United States District Court, W.D. Kentucky
CHARLES R. SIMPSON III, SENIOR JUDGE
matter is before the court on motion of the Plaintiff,
William Ayers (“Ayers”), pro se, for
reconsideration of the memorandum opinion and order denying
the Plaintiff's motion to reconsider recusal and granting
the Defendants' motion for summary judgment. For the
reasons stated, the Plaintiff's motion to reconsider will
court previously recounted the facts of this case at length
in its memorandum opinion entered on March 22, 2018. (DN 37.)
Essentially, this case concerns the conditions of Ayers'
probation as ordered by the Jefferson Circuit Court after his
conviction in the Commonwealth of Kentucky for the crime of
failing to file state tax returns. Ayers' Complaint
alleges that the arrest and subsequent detainment of the
Plaintiff on September 15, 2015 by his probation officer, for
the alleged non-compliance of parole conditions, amount to
violations of KRS § 439.553 and the administrative
guidelines on graduated sanctions. Ayers' Complaint
alleges that these violations resulted in deprivations of his
constitutional rights, among other claims.
Defendants jointly filed a partial motion for summary
judgment on Ayers' claims of Fourth and Fourteenth
Amendment violations under 42 U.S.C. § 1983
(“Section 1983”). The court granted the
Defendants' motion for summary judgment as to Ayers'
Fourth and Fourteenth Amendment claims against the Defendants
in their official capacities, as such claims are barred by
sovereign immunity. The court further granted the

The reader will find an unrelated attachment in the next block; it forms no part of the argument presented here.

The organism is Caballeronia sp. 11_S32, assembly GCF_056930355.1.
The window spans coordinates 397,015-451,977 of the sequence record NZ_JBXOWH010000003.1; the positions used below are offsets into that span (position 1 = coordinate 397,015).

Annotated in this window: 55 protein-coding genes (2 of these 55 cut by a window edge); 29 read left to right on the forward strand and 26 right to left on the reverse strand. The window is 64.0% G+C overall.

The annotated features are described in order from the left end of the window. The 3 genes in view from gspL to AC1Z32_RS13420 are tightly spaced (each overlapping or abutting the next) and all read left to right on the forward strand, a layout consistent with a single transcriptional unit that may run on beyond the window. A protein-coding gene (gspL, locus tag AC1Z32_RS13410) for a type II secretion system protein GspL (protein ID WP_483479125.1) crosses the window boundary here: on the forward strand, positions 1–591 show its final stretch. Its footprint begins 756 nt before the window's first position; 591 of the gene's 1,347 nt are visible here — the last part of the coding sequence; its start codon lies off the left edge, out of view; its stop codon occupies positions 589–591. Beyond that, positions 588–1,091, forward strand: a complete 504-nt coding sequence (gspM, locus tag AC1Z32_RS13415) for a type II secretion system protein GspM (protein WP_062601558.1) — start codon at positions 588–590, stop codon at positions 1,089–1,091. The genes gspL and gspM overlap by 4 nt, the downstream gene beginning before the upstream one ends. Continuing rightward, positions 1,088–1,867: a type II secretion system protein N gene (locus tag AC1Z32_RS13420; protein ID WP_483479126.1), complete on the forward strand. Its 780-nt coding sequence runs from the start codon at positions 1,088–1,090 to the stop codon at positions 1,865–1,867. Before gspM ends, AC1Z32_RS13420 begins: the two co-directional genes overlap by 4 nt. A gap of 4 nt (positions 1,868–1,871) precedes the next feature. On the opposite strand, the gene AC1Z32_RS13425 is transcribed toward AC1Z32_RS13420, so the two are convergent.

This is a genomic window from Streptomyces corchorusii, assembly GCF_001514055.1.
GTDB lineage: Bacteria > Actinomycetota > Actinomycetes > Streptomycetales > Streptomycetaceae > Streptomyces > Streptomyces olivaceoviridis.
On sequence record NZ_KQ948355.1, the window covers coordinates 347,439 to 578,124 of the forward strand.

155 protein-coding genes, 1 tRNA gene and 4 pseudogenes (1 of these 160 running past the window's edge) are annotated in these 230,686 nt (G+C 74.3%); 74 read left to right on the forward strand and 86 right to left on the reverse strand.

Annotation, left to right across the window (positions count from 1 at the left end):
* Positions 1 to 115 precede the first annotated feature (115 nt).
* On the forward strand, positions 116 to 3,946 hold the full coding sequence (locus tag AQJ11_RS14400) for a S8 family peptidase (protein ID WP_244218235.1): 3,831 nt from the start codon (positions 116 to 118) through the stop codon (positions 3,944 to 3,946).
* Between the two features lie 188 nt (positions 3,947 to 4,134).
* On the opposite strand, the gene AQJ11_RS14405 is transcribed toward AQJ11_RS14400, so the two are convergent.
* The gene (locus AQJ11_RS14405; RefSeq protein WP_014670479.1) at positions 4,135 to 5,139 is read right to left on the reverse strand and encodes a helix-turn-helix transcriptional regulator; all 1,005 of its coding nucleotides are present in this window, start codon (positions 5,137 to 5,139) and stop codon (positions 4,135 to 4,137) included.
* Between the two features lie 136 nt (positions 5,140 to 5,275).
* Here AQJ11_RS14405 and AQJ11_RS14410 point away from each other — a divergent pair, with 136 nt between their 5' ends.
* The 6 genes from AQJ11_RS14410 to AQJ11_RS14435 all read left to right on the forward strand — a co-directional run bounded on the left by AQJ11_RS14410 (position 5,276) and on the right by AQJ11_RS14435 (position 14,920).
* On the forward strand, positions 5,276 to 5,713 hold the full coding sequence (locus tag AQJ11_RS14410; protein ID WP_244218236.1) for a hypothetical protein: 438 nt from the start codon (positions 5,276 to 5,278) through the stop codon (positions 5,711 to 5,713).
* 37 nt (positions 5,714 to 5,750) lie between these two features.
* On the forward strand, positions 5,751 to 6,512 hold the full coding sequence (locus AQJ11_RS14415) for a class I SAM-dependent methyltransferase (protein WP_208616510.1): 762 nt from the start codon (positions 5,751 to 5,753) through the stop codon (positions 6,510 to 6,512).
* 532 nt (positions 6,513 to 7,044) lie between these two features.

Defendants' motion for summary judgment as to the same
claims against the Defendants in their individual capacities,
finding that the parties were insulated from suit under
addressed in the court's March 22 memorandum opinion was
Ayers' motion for reconsideration of the Magistrate
Judge's order denying the Plaintiff's motion to
recuse. Because the court found that the Magistrate
Judge's finding was not clearly erroneous, Ayers'
motion for reconsideration on this issue was denied.
has moved for reconsideration both on the court's opinion
and order granting the Defendants' motion for summary
judgment and on its opinion and order denying the
Plaintiff's motion to reconsider. The Defendants did not
file a response to Ayers' motion, which is now ripe for
the court's review.
Federal Rule of Civil Procedure (“Rule”) 59(e), a
party may move to alter or amend a judgment within
twenty-eight days of its entry. Rule 59(e) motions allow
district courts to correct their own errors, “sparing
the parties and appellate courts the burden of unnecessary
appellate proceedings.” Howard v. United
States, 533 F.3d 472, 475 (6th Cir. 2008). Granting a
Rule 59(e) motion is appropriate when there is: “(1) a
clear error of law; (2) newly discovered evidence; (3) an
intervening change in controlling law; or (4) a need to
prevent manifest injustice.” Schlaud v.
Snyder, 785 F.3d 1119, 1124 (6th Cir. 2015) (citation
Rule 60(b) provides that a court “may relieve a party
or its legal representative from a final judgment, order, or
proceeding” for such reasons as: “mistake,
inadvertence, surprise, or excusable neglect;”
“fraud… misrepresentation, or misconduct by the
opposing party;” or “any other reason that
justifies relief.” Like Rule 59(e), the burden of
showing entitlement to relief under Rule 60(b) is on the
Rule 59(e) nor 60(b) is to be construed as allowing a party
to “reargue” a case. See Whitehead v.
Bowen, 301 Fed. App'x 484, 489 (6th Cir. 2008)
(finding that a Rule 59(e) motion is not “an
opportunity to reargue a case.”). “Motions to
alter or amend must clearly establish either a manifest error
of law or fact or must present newly discovered
evidence.” Fernandez v. Gulick, 2008 WL
4163252, at *1 (W.D. Ky. Sept. 4, 2008) (citing Turner v.
Baylor Richardson Med. Ctr., 2007 WL 122003 (5th. Cir.
2007)). Like Rule 59(e), “Rule 60(b) does not allow a
defeated litigant a second chance to convince the court to
rule in his or her favor by presenting new explanations,
legal theories, or proof.” Tyler v. Anderson,
749 F.3d 499, 509 (6th Cir. 2014).
Ayers filed his motion within 28 days of the entry of the
court's opinion and order, the court will consider his
motion under both Rules 59(e) and 60(b).
Ayers' successive motions ...